Carrying The Message: Sharing My Experience, Strength, and Hope
As has been the case for many others I have spoken with, my own gambling story begins at a young age (10). Family vacations with my father would involve trips to the Ruidoso Downs race track, where I was given $20 for the day to bet on horses. Later, he would teach me how to play poker, and by the time I was a teenager I was playing occasionally, and later regularly, with a group of his colleagues. By the time I was in college, I became involved in a high-stakes pot-limit game, and won enough money over time to move out of the house and get my own apartment while I was in school. There were two men in that game that I (and others) won money from fairly consistently, and looking back I now realize that it was not just because (as I thought) they were “bad” player, but because they were compulsive (pathological) gamblers who would stay in the game until the last card on almost every hand.
When I finished my graduate degree in 1991, I received a job offer from the Desert Research Institute in Las Vegas to supervise archaeological work out at the infamous Yucca Mountain Project. I was thrilled to get a job in archaeology, and was excited about the prospects of moving to Las Vegas. For many years after moving to Las Vegas I continued to play live poker. While I never considered myself a professional player, I did well enough to win a little money over the long run, and saw it as an entertaining pastime. I didn’t understand the appeal of the video poker machines…it seemed like a complete waste of time to play a machine, where you had no control over the outcome. Occasionally, I would put $20 into a machine, but never won anything substantial until I hit my first royal flush for $1,000 in the mid-1990s. It was a few years later that I hit a 2nd one, and then very soon after, a third. “Aha! This is why people play the machines!” I thought. Gradually, I played less and less live poker and more and more video poker until soon I was playing video poker almost exclusively. It didn’t seem to matter that intellectually I knew I was never going to beat a computer chip. On the rare occasions I still played live poker, I would take any winnings I had and put them into the machines.In order to keep the fact that I was gambling hidden from my wife, I would almost always gamble during work hours, or during the weekend when I would say I was doing something else. I took out multiple credit cards in my name, unbeknownst to her, and ran up tens of thousands of dollars of debt. I would have the statements mailed directly to my office, so she wouldn’t have the chance of finding them in the mail at home. I would leave work early and gamble until the last 5 minutes before my daughter’s day care closed. On a couple occasions, at the last minute I hit a jackpot that required me to wait until I got paid off by a floor person, and I would have to call the day care and pretend to have a flat tire or be stuck in traffic or some other lie as to why I would be late picking up my daughter. most of the time that I was not gambling was spent managing the lies I had told my wife and/or co-workers as to my whereabouts, and thinking of new ways to find money and time to gamble.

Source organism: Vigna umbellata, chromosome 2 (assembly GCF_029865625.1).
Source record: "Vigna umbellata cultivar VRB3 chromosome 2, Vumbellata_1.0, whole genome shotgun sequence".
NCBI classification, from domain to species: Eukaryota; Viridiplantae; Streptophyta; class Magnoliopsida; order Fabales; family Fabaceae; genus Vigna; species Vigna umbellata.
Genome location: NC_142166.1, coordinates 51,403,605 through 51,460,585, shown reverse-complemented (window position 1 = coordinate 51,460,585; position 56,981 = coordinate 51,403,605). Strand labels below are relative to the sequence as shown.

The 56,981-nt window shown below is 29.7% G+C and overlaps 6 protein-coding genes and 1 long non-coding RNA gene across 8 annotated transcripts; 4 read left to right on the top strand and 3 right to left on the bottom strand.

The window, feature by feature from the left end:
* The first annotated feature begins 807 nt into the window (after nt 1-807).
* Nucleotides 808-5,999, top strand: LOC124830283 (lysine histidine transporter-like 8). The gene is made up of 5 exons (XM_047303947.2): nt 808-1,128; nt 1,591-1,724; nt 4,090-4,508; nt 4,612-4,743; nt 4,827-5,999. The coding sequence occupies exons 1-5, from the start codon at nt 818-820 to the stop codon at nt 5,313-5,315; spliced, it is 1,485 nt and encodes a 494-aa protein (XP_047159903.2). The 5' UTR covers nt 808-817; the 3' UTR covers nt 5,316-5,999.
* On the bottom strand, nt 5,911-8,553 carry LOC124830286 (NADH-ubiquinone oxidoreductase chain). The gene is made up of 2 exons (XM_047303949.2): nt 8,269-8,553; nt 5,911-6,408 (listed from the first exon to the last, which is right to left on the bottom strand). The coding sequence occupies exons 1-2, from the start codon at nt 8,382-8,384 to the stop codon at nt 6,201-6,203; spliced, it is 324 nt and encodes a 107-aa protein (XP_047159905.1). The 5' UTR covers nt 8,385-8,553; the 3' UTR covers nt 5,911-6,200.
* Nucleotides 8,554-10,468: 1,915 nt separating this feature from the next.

Recognizing that I had a problem, I attended my first 12-Step meeting in 2005, but left that meeting feeling grateful that I wasn’t like the other people in that room, many of whom had lost much more money than I, or had lost their families, or had spent time in prison, or had attempted suicide. “I’ve heard how bad it can get,” I thought….”That will be enough to keep me from gambling again.” For several months I was abstinent, and I took this as “proof” I could control my gambling. When I went back to gambling, for a brief period I was able to control my wagers, and then it was off to the races again. Over the next two years, I repeated the cycle of hiding gambling debt from my family twice more, and when my wife discovered I had been gambling yet again in the summer of 2007, I thought I was going to lose my family. I participated in a 6-week Intensive Outpatient Program through through the Problem Gambling Center, during which I came to understand the importance of regular attendance at 12-Step meetings in maintaining my abstinence and in achieving the process of recovery from this chronic and progressive illness.
Early in my recovery, I embraced the idea of community volunteerism as a way to replace the time I had normally spent gambling with a positive activity. Community service was also a way in which I could begin to make amends to those nameless, faceless (to me) individuals that I had undoubtedly impacted through an unkind word or action while practicing my addiction. Today, service to my community includes promoting awareness of the disease of problem gambling: the reality of its existence, the seriousness of its impact not only on the sufferer but on everyone in that individual’s sphere of influence, and the availability of treatment.I try to accomplish this mainly by sharing aspects of my own story, and information I have gleaned during my own treatment, through review of the literature, and attendance at professional meetings. My hope is that my willingness to share my story will help in some small way to de-stigmatize this illness, and allow others who have been affected by problem gambling to feel that they can talk about the issue as well.
I am so grateful for the life I have now, and I owe it in large part to those who have been involved in my treatment and recovery, including all those who have been present at every 12-Step meeting that I have attended. The disease of pathological gambling is real, it is chronic, and it is progressive. The good news is that help is readily available, and that recovery is also chronic and progressive…today is a good day!